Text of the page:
However, dedicating that many motors to flywheels only made sense with large number of balls being primary scoring objects. Also, net opening was relatively big and easy target and you had to score from multiple points on the field. This season has much smaller targets (flags) and having flywheels that shoot across the whole field at high rate is not necessary.

Small range 1 motor flywheel or 1 motor puncher is, probably, all you need this season. With same motor driving both flywheel or puncher and also intake and the second motor powering feeder / indexer.

You can even do a 1 motor (total) ball picking-up arm / puncher combination, which would recharge puncher’s elastics as the arm moves down and triggers puncher when it moves all the way up. It may also be doable with a single motor catapult…

I’m intrigued by this idea, but how would that work? I don’t have great experience building multifunctional mechanisms.

It depends how far you are shooting. We had a 2 motor flywheel in NbN that could shoot into the net from the middle of the field, and it’s not like it was that optimized because it literally squeaked… I’m not proud.

Check out this BNS 15" robot at 1:00

Also 8059A NbN reveal at 0:37

@technik3k So do those catapults recharge as the intake is running? And they shoot when you run it the other way? Or am I wrong

I don’t know how those teams did it. You could have one motor driving intake and another charging elastics and triggering the catapult, or you could try to figure out how to do everything with a single motor using ratchets. That would be an interesting challenge.

The original members (of 8059a) that did the catapult has already graduated (unless Tom is still lurking in the forum).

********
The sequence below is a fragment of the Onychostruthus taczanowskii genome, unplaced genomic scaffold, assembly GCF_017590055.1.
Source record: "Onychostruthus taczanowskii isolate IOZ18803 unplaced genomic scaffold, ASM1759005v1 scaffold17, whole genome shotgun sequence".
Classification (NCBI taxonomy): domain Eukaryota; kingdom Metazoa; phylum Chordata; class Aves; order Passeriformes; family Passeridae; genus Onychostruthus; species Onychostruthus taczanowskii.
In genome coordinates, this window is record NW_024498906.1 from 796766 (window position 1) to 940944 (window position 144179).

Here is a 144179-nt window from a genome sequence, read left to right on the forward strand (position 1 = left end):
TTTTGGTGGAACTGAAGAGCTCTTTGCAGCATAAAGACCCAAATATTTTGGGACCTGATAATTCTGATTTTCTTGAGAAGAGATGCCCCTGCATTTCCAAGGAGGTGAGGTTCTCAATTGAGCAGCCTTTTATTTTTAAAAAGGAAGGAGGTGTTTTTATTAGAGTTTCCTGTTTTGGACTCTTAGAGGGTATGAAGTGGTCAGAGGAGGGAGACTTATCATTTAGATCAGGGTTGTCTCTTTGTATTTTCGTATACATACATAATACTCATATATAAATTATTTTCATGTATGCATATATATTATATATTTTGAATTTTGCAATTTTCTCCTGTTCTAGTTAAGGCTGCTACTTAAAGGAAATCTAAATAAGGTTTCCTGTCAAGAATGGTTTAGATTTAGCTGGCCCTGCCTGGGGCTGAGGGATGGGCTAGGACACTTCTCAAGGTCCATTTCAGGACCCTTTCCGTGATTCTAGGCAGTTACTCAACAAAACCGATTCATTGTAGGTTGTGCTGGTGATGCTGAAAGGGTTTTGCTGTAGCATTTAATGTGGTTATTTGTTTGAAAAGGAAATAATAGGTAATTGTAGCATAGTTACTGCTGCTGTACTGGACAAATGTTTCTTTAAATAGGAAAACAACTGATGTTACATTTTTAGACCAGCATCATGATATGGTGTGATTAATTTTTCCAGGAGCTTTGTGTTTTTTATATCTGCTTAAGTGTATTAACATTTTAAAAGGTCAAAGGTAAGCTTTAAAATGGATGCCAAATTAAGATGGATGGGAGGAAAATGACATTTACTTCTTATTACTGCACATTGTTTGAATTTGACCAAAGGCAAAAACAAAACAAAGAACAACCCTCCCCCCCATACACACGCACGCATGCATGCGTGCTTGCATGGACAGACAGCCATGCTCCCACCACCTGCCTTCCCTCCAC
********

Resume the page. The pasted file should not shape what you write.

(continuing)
But off hand, they used slip-gear to crank up the catapults. I couldn’t remember the gear ratio or the cut of the gear though.

@meng and those wanting to create a catapult via slip gear simply determine how you will power it, CRITICAL STEP, then fully assemble the catapult with a non-shaved gear, then determine your desired range of motion on the boom arm, the axle that drives the boom arm should have at least two gears, one full and normal such that you have a connection to the power source and a gear that will become a slip gear, on the gear that will become a slip gear, track and mark which teeth are involved in drawing the boom arm down. Then once you have those teeth marked keep those and get rid of the rest.

As someone who’s only made a few of these with slip gears, if anyone else knows of an easier, more precise, or more efficient method please post it and let people know.

Fair warning don’t take this process step for step until you can think through and see if this is actually going to work. Sorry guys but hopefully this helps people be able to adapt to their specific build needs.

lol… oh no… i dont intend to build a catapult or slip gear.
I was just telling them this was what my team (i.e. 8059) did for that 4-ball catapult that @Impulse Theory was asking about :slight_smile: